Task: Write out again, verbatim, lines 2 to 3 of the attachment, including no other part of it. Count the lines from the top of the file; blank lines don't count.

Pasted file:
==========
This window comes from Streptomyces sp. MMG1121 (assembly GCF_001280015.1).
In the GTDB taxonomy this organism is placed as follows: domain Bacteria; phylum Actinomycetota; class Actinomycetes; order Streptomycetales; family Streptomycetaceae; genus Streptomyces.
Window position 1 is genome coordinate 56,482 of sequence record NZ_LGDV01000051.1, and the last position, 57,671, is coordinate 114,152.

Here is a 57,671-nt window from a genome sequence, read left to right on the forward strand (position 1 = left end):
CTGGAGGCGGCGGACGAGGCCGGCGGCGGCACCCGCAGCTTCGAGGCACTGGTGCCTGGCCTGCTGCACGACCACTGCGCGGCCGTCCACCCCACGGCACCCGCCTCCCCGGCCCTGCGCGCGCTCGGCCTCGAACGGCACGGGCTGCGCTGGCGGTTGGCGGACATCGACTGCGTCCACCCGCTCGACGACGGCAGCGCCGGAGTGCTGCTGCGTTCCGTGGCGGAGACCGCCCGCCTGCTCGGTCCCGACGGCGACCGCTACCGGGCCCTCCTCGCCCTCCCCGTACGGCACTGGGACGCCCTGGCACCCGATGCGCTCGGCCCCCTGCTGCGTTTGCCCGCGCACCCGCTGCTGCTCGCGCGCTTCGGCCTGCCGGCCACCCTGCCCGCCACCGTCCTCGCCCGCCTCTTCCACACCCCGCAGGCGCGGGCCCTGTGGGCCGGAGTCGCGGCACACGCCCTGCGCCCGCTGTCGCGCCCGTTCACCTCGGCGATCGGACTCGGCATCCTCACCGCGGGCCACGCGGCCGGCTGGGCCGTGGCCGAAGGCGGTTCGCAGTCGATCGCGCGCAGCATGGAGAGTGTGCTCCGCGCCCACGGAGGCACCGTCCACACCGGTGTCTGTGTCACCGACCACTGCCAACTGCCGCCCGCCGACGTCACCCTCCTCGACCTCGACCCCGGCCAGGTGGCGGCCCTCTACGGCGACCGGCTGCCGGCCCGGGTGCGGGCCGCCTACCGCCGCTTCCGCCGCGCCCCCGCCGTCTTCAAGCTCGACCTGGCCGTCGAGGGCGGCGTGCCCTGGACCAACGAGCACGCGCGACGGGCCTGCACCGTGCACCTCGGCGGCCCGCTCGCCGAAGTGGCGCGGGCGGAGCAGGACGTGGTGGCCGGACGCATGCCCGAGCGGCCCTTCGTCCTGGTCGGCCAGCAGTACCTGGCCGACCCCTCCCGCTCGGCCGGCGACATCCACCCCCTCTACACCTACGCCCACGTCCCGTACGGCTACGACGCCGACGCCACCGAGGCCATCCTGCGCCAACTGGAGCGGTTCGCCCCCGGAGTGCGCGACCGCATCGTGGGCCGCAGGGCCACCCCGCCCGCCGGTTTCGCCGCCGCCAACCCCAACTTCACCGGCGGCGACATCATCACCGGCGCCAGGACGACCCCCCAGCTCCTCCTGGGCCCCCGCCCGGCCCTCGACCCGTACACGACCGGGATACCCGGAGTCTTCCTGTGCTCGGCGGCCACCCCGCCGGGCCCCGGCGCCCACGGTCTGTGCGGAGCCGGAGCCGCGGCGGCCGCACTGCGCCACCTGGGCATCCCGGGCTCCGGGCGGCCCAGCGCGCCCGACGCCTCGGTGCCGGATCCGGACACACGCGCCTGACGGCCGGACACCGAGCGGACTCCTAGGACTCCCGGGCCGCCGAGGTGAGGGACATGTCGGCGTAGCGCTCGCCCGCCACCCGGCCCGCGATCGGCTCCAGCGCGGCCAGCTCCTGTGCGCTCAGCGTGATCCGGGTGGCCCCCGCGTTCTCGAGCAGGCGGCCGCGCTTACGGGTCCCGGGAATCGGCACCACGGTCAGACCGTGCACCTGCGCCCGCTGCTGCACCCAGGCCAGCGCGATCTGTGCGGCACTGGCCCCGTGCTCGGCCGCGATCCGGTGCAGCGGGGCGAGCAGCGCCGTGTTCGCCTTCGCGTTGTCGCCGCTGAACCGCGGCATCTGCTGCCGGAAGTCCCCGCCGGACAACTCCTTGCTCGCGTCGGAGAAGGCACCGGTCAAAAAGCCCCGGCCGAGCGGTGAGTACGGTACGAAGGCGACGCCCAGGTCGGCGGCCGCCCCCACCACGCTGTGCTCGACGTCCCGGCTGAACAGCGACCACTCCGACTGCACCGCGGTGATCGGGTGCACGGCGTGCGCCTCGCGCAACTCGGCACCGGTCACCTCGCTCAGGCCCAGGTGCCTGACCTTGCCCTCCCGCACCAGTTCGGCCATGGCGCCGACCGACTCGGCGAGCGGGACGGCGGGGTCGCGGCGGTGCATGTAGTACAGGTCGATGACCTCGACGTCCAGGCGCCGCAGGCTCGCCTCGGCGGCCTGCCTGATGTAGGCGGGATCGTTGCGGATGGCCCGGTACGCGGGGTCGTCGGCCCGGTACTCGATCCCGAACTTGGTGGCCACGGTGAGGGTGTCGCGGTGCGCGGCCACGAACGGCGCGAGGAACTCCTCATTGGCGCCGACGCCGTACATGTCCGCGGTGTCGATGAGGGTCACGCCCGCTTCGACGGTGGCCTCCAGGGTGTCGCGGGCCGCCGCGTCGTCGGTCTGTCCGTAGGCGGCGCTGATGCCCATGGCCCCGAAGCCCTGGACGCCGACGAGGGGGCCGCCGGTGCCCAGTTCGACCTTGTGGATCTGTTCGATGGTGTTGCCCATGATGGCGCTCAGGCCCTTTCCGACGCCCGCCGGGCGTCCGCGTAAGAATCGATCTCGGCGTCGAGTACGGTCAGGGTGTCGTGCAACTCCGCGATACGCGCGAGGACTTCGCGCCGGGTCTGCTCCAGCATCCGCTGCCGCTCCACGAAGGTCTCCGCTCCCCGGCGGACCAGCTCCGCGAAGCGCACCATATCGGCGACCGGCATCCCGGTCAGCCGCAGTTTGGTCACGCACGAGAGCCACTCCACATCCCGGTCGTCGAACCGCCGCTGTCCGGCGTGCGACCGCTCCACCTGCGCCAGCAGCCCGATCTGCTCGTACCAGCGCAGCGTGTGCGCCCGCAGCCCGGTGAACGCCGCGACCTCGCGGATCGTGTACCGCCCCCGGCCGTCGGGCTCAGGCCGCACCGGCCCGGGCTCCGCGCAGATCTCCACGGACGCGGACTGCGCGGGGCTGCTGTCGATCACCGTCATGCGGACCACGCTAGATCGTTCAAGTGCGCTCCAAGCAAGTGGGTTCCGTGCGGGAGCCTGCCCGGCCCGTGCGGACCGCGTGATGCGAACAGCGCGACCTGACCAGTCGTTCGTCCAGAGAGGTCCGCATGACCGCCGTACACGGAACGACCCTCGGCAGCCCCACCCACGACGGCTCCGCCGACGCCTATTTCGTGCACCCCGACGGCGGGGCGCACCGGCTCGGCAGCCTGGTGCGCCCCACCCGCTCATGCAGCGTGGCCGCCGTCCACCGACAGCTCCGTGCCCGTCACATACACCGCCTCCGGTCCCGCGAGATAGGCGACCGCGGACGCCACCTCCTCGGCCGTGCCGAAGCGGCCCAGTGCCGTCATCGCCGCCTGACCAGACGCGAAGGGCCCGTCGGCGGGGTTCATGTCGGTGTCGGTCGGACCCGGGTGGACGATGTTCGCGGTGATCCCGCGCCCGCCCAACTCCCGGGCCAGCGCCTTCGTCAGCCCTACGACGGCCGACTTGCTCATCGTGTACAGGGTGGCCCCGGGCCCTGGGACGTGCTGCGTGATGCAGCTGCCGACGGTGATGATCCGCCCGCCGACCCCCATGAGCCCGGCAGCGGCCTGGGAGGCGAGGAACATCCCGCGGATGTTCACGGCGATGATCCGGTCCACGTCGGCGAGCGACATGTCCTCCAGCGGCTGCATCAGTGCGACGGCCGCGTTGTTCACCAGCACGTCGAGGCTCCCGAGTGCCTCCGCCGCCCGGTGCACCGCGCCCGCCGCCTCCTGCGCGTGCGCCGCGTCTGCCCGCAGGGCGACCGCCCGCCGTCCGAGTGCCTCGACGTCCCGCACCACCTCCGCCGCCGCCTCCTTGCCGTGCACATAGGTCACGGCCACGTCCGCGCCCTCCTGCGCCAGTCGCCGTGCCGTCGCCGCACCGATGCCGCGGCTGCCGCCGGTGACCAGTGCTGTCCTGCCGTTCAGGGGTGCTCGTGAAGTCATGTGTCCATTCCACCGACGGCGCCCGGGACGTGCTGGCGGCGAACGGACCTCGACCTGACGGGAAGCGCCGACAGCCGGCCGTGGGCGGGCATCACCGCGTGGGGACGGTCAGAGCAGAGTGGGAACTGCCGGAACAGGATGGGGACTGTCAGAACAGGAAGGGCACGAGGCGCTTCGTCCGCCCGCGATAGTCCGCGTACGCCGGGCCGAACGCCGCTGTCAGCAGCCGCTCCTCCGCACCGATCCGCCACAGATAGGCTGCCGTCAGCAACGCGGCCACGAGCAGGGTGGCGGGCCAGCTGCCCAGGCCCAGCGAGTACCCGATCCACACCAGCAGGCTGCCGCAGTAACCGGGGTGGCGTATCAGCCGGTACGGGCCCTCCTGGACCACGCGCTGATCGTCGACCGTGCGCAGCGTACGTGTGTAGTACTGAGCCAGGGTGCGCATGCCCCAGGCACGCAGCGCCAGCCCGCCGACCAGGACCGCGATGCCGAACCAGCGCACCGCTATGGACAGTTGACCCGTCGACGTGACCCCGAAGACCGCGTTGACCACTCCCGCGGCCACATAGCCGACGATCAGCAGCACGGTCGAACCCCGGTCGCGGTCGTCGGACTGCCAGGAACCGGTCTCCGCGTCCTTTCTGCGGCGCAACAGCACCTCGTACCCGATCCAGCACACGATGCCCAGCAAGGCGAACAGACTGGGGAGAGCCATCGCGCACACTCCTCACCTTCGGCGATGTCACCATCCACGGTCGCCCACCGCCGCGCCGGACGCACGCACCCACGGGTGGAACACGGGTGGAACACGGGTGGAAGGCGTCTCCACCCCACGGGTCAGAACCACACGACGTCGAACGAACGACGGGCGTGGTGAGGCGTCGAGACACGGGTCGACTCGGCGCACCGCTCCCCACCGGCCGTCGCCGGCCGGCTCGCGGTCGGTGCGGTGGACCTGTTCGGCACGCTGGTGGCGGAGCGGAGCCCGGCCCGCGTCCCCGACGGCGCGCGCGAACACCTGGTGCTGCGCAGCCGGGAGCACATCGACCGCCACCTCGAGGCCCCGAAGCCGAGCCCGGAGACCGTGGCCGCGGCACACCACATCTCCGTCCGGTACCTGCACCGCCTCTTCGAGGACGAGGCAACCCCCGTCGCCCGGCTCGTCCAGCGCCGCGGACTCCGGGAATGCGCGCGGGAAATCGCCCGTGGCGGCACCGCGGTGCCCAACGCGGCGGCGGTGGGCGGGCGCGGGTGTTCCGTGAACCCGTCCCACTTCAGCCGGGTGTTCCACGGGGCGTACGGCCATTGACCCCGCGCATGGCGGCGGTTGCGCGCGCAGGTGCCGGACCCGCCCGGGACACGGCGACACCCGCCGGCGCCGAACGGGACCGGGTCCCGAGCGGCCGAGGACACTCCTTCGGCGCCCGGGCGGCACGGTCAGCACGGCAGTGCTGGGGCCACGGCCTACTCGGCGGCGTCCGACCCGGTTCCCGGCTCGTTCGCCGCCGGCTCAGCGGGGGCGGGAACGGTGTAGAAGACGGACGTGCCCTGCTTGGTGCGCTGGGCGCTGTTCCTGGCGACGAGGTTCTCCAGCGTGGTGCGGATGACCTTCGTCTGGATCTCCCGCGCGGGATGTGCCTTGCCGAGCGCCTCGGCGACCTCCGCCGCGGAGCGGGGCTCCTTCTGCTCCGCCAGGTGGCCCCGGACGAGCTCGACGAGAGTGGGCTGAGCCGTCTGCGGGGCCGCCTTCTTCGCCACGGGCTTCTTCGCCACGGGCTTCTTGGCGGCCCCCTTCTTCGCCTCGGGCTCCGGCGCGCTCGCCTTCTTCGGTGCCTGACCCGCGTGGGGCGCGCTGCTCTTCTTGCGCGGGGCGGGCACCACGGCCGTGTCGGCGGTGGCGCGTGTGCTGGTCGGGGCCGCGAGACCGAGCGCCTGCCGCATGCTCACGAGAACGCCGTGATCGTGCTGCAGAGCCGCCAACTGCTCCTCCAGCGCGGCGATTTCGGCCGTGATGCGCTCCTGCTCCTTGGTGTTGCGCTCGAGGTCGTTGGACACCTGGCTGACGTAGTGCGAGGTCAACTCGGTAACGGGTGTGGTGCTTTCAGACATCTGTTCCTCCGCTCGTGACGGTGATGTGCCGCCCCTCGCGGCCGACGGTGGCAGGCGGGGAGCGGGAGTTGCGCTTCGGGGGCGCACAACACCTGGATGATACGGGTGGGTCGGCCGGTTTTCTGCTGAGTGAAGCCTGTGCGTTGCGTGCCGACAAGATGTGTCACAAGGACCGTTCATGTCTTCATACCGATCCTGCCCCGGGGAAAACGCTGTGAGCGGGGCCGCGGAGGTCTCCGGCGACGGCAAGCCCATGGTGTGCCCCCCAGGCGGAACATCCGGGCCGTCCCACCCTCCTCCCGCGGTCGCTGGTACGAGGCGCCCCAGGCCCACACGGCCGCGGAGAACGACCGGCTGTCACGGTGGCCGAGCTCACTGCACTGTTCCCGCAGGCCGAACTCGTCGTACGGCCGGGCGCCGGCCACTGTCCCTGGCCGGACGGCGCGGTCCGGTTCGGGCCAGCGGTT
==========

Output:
In the GTDB taxonomy this organism is placed as follows: domain Bacteria; phylum Actinomycetota; class Actinomycetes; order Streptomycetales; family Streptomycetaceae; genus Streptomyces.
Window position 1 is genome coordinate 56,482 of sequence record NZ_LGDV01000051.1, and the last position, 57,671, is coordinate 114,152.